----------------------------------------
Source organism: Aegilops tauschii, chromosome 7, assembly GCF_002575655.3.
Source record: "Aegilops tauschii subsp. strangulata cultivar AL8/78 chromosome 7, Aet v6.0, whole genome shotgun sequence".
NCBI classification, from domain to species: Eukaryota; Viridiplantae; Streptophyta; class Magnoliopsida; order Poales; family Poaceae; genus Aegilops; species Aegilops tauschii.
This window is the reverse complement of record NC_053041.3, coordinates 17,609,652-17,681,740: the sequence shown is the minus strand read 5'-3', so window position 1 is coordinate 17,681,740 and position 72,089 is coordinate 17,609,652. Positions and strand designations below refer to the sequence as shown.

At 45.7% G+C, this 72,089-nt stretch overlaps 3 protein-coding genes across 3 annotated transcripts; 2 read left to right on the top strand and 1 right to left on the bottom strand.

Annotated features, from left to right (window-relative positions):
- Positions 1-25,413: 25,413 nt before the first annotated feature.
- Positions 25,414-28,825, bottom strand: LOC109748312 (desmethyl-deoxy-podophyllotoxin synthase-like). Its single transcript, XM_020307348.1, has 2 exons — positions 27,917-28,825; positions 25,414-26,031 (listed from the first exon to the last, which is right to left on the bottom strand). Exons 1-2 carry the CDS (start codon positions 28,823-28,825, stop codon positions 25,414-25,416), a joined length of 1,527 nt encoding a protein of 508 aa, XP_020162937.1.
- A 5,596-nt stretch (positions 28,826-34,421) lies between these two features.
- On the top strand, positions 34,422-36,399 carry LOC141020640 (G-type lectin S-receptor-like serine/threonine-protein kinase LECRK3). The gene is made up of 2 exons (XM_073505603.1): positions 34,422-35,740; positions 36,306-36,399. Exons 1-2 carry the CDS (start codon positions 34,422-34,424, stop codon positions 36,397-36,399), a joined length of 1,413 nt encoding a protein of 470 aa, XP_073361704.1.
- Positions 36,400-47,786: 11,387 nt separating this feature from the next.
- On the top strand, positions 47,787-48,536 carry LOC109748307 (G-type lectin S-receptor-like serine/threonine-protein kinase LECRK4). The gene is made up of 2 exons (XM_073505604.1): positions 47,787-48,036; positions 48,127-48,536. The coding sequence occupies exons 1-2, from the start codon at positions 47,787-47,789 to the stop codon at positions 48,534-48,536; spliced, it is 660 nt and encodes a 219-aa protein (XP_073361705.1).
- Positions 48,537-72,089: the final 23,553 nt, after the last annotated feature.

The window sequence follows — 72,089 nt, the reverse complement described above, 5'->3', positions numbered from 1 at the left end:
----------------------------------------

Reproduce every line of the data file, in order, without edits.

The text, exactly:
Source organism: Aegilops tauschii, chromosome 7, assembly GCF_002575655.3.
Source record: "Aegilops tauschii subsp. strangulata cultivar AL8/78 chromosome 7, Aet v6.0, whole genome shotgun sequence".
NCBI classification, from domain to species: Eukaryota; Viridiplantae; Streptophyta; class Magnoliopsida; order Poales; family Poaceae; genus Aegilops; species Aegilops tauschii.
This window is the reverse complement of record NC_053041.3, coordinates 17,609,652-17,681,740: the sequence shown is the minus strand read 5'-3', so window position 1 is coordinate 17,681,740 and position 72,089 is coordinate 17,609,652. Positions and strand designations below refer to the sequence as shown.

At 45.7% G+C, this 72,089-nt stretch overlaps 3 protein-coding genes across 3 annotated transcripts; 2 read left to right on the top strand and 1 right to left on the bottom strand.

Annotated features, from left to right (window-relative positions):
- Positions 1-25,413: 25,413 nt before the first annotated feature.
- Positions 25,414-28,825, bottom strand: LOC109748312 (desmethyl-deoxy-podophyllotoxin synthase-like). Its single transcript, XM_020307348.1, has 2 exons — positions 27,917-28,825; positions 25,414-26,031 (listed from the first exon to the last, which is right to left on the bottom strand). Exons 1-2 carry the CDS (start codon positions 28,823-28,825, stop codon positions 25,414-25,416), a joined length of 1,527 nt encoding a protein of 508 aa, XP_020162937.1.
- A 5,596-nt stretch (positions 28,826-34,421) lies between these two features.
- On the top strand, positions 34,422-36,399 carry LOC141020640 (G-type lectin S-receptor-like serine/threonine-protein kinase LECRK3). The gene is made up of 2 exons (XM_073505603.1): positions 34,422-35,740; positions 36,306-36,399. Exons 1-2 carry the CDS (start codon positions 34,422-34,424, stop codon positions 36,397-36,399), a joined length of 1,413 nt encoding a protein of 470 aa, XP_073361704.1.
- Positions 36,400-47,786: 11,387 nt separating this feature from the next.
- On the top strand, positions 47,787-48,536 carry LOC109748307 (G-type lectin S-receptor-like serine/threonine-protein kinase LECRK4). The gene is made up of 2 exons (XM_073505604.1): positions 47,787-48,036; positions 48,127-48,536. The coding sequence occupies exons 1-2, from the start codon at positions 47,787-47,789 to the stop codon at positions 48,534-48,536; spliced, it is 660 nt and encodes a 219-aa protein (XP_073361705.1).
- Positions 48,537-72,089: the final 23,553 nt, after the last annotated feature.

The window sequence follows — 72,089 nt, the reverse complement described above, 5'->3', positions numbered from 1 at the left end: